Czapek & Cie. Interview with Harry Guhl
At SalonQP in London last month, we spoke to one of the principal backers behind Czapek & Cie.
Czapek is a brand “by collectors, for collectors”. Why did you choose this route?
Even though we have invested our own money in the project, myself and the shareholders wanted the project to be about sharing from the outset. How have brands like Google, Youtube and Wikipedia become so big? It’s because they share.
The challenge was that we are still a watch manufacturer who strives for perfection and has certain values to maintain. We fell in love with the story of the brand but on a social level we didn’t want to remain in the old system, we wanted to think and act outside the box and sharing the company with watch lovers seemed to be the most logical thing.
The moment you share something, you lay down some solid foundations and you make friends. At our launch press conference we had all the owners and CEOs of our suppliers. This has never been done in the industry. They came as friends of the project because they see it as a community and something new. We are bringing the philosophy of the “dot com” companies to the world of watchmaking.
"The most important thing seemed to be to honour the name and put your faith into it."
Why did you decide on the equity crowdfunding approach?
Getting money was not an issue but we wanted to be true to our origins. We thought about what Czapek would do if he was still alive. The most important thing seemed to be to honour the name and put your faith into it. We have to give him the second life he deserves. This transcends pure business and starts to become more emotional.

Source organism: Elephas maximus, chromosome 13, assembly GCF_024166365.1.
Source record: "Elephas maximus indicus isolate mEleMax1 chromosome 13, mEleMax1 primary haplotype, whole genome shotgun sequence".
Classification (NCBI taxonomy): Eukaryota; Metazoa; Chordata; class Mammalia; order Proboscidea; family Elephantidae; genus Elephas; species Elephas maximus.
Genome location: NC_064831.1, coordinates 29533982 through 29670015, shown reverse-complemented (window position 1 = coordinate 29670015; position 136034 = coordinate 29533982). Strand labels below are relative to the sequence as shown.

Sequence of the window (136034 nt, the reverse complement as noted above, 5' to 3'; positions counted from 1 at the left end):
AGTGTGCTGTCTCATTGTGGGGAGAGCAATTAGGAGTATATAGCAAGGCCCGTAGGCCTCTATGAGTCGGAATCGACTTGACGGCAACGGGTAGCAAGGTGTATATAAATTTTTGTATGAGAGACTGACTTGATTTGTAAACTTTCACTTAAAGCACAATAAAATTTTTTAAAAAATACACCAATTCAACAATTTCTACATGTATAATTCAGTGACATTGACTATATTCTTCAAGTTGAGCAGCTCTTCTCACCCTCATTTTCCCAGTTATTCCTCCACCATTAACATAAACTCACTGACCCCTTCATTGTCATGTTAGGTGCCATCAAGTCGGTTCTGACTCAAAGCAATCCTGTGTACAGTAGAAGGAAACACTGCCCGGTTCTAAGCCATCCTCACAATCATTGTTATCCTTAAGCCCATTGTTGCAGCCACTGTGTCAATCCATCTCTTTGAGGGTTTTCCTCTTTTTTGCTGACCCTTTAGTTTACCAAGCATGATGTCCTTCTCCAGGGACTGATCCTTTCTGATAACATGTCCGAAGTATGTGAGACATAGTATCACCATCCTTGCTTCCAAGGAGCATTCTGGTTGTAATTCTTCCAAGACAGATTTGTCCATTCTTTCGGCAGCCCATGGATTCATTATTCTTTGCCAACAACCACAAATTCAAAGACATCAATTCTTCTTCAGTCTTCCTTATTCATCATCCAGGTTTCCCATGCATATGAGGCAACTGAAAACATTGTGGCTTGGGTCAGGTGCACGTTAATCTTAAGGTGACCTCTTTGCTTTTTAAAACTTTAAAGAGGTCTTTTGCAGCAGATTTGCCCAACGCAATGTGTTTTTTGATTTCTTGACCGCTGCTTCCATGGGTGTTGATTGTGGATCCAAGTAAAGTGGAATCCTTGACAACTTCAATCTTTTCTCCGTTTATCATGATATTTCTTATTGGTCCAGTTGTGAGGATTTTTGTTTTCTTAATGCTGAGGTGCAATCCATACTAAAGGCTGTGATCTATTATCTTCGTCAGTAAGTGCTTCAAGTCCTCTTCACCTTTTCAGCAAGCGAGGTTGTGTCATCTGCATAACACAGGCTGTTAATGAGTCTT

What are the main differences between standard crowdfunding and your equity crowdfunding model?
The biggest difference is the legal aspects that have to be taken into account. Furthermore, we are the first brand to go for a multinational platform, using raizers.com in France and Switzerland. Usually crowdfunding doesn’t even have a product to offer at the start, but we couldn’t do this so we needed some private funding in the initial rounds. We had to have something physical to offer because we want to deliver by the end of next year, which is quite remarkable in the industry.
The watch is very identifiable from the front, but the movement is also quite distinctive. Can you tell us more about the idea behind the finish?
The original Czapek movement in the pocket watch that was the inspiration for the current Czapek collection had a very distinctive grained finish. Our watchmaker had a long discussion with Jean-François Mojon on how to decorate the movement. The finish is quite interesting because there are no Côtes de Genève. Because of this some people may say that it is not even decorated. But when you look closer at the bevelling and graining you start to appreciate the finish.
You come from the art industry. Is this an art piece?
No, above all it is a piece of craftsmanship. But there are certain artistic elements included in it. We use concepts that artists use, for instance the movement visible through the back is like an abstract canvas that you have to dive into.
Do you know of many vintage Czapek models?
Since we have relaunched the brand we have been approached by collectors who have some historical Czapek models. There are very few on the market but we do ask those collectors who get in touch with us to send us photos of their watches.
Czapek & Cie. harks back to the origins of one of the watch industry’s most prestigious names, which was born from the watchmaking skills of two Polish émigrés who sought refuge in Switzerland after Poland’s November uprising.Find out more
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